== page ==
The discount rate.
A discount rate is a percentage of the total transaction amount (the sale) which the processor charges the merchant to process the credit card transaction.
The most popular merchant pricing model used today, is tiered pricing. In this model - the merchant is typically given three rates - a qualified rate (the best rate possible for any transaction), the mid-qualified rate and the non-qualified rate.
Your qualified discount rate is the rate your processor or provider grabbed your attention with. This is the rate that blasts out at you when you google for merchant accounts. It's flaunted in headlines like "best price" guarantee and guaranteed "lowest rates" - or "rates as low as"...
These qualified discounts rates are often, actually pretty darn good rates (often, not always). Unfortunately statistics show, as does your processing statement, it is not the rate you process the majority of your transactions at. (reread that last statement please). Some might call it a teaser rate - but we won't go that far. You know, the processor has to make money somewhere, and if you jumped on the FREE merchant account with the FREE terminal and the lowest rate in the industry guaranteed - you might want to take note.
The larger issue in this pricing model - is the "other rates" - the mid and non-qualified rates, which are higher. When a transaction is processed at one of these higher rates, it is considered "downgraded".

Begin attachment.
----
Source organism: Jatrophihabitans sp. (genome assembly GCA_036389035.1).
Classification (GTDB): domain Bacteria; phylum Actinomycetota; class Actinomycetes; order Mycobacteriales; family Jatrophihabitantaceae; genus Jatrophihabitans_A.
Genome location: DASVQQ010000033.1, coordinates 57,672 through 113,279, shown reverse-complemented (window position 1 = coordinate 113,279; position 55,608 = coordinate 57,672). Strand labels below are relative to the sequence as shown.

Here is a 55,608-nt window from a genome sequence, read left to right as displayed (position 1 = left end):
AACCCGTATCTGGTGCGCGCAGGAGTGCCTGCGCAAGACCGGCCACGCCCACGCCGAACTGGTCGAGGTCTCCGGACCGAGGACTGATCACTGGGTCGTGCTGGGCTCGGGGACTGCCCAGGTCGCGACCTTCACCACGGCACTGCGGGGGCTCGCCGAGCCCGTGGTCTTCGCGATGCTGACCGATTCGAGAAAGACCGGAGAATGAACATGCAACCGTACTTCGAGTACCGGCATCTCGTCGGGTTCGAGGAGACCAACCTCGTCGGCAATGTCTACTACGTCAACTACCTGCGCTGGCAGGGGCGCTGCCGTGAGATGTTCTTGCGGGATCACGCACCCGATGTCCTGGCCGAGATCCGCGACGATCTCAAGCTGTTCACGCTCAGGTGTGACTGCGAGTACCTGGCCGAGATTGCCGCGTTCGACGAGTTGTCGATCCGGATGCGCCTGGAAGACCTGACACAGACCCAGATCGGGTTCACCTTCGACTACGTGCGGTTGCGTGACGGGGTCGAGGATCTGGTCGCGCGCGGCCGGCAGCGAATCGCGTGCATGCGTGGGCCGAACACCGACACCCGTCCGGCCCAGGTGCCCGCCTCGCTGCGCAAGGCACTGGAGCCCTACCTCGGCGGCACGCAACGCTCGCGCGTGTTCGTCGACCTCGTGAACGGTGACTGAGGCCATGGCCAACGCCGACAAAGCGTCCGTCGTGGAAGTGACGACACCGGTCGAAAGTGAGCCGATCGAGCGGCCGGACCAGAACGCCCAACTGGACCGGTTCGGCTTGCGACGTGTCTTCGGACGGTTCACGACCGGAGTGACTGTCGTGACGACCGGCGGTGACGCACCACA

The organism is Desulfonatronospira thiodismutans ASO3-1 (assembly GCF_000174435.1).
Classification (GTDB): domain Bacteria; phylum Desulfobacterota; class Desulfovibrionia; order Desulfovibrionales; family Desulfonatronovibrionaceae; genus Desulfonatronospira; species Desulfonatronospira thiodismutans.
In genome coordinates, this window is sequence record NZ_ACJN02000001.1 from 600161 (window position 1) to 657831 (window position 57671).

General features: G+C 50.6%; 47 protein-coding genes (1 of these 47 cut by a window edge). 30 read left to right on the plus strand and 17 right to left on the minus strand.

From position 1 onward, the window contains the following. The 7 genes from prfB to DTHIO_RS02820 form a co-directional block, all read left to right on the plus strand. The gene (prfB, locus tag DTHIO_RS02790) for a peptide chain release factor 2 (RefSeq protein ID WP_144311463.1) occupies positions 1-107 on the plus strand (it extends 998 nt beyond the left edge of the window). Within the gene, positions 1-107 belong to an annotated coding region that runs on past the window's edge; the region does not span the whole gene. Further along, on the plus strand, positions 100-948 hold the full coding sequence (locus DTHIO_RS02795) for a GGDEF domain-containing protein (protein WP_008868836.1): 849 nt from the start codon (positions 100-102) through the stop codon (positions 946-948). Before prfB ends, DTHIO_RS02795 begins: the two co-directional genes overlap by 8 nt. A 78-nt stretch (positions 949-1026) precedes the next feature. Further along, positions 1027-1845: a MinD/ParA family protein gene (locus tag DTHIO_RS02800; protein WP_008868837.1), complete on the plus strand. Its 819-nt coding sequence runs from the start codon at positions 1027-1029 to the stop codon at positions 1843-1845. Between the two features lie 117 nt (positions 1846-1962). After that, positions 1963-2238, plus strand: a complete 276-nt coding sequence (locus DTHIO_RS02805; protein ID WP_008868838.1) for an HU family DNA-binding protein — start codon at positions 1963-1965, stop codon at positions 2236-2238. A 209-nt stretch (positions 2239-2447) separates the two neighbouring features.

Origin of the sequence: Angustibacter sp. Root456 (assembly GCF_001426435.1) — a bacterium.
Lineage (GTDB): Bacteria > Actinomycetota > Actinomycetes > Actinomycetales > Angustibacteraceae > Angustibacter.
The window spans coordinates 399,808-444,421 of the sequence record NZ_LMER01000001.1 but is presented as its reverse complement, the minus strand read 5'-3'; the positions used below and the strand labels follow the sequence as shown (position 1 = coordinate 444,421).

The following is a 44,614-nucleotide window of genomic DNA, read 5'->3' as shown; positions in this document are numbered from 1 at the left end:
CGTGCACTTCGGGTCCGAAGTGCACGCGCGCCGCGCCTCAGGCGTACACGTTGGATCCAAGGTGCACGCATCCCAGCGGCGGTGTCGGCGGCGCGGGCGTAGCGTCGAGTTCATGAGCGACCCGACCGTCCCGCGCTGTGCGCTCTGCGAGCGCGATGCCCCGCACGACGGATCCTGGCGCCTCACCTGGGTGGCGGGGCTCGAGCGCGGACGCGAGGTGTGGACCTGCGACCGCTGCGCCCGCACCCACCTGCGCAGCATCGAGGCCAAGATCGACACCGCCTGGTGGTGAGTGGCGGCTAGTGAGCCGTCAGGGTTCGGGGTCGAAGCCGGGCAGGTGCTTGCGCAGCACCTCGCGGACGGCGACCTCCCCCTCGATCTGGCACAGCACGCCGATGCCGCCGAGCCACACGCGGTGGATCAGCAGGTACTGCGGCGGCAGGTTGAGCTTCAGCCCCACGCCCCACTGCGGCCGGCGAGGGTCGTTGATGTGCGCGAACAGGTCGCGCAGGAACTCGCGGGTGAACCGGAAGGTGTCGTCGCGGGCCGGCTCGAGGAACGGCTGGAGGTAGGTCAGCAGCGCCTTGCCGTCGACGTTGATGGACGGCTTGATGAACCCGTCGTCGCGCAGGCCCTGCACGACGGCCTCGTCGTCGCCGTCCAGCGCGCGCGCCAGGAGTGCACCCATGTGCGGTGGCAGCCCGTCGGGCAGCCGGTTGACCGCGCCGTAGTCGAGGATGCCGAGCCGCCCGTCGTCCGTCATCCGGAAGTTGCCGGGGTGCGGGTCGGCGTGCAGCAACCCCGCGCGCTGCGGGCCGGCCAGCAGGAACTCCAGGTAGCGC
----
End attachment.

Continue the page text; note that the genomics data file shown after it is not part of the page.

These rates are important because as we noted, today the majority of transactions are indeed downgraded. They could be keyed transactions, reward cards, commercial cards, etc - all of which do not process at the "qualified discount rate". Mid and non-qualified rates in fact - can be set to process at 10, 15, and 20 TIMES higher than the actual increase in the wholesale cost to the processor. This can be a huge area of profit for the service providers. This makes that great qualified discount rate sort of a moot point.
Transactions processed at the qualified discount rate typically are swiped standard (non-rewards) credit and debit cards that the merchant batches out within 24 hrs. of the transaction.
All three rates should be listed on your contract. Sometimes mid to non-qualified rates are listed as a range because it's impossible for even your merchant account provider to know how the transaction will process exactly.
There is another, lesser provided pricing method known as interchange cost plus that XBS recommends because mid and non-qualified transactions do not process at such wildly increased costs. In fact, the only cost increase passed along to the merchant is the true and actual wholesale cost increase - substantially lower.
It makes for an awfully tough presentation though when merchants have been trained to focus on the qualified discount rate alone - and we'll touch upon it thoroughly in future blogs.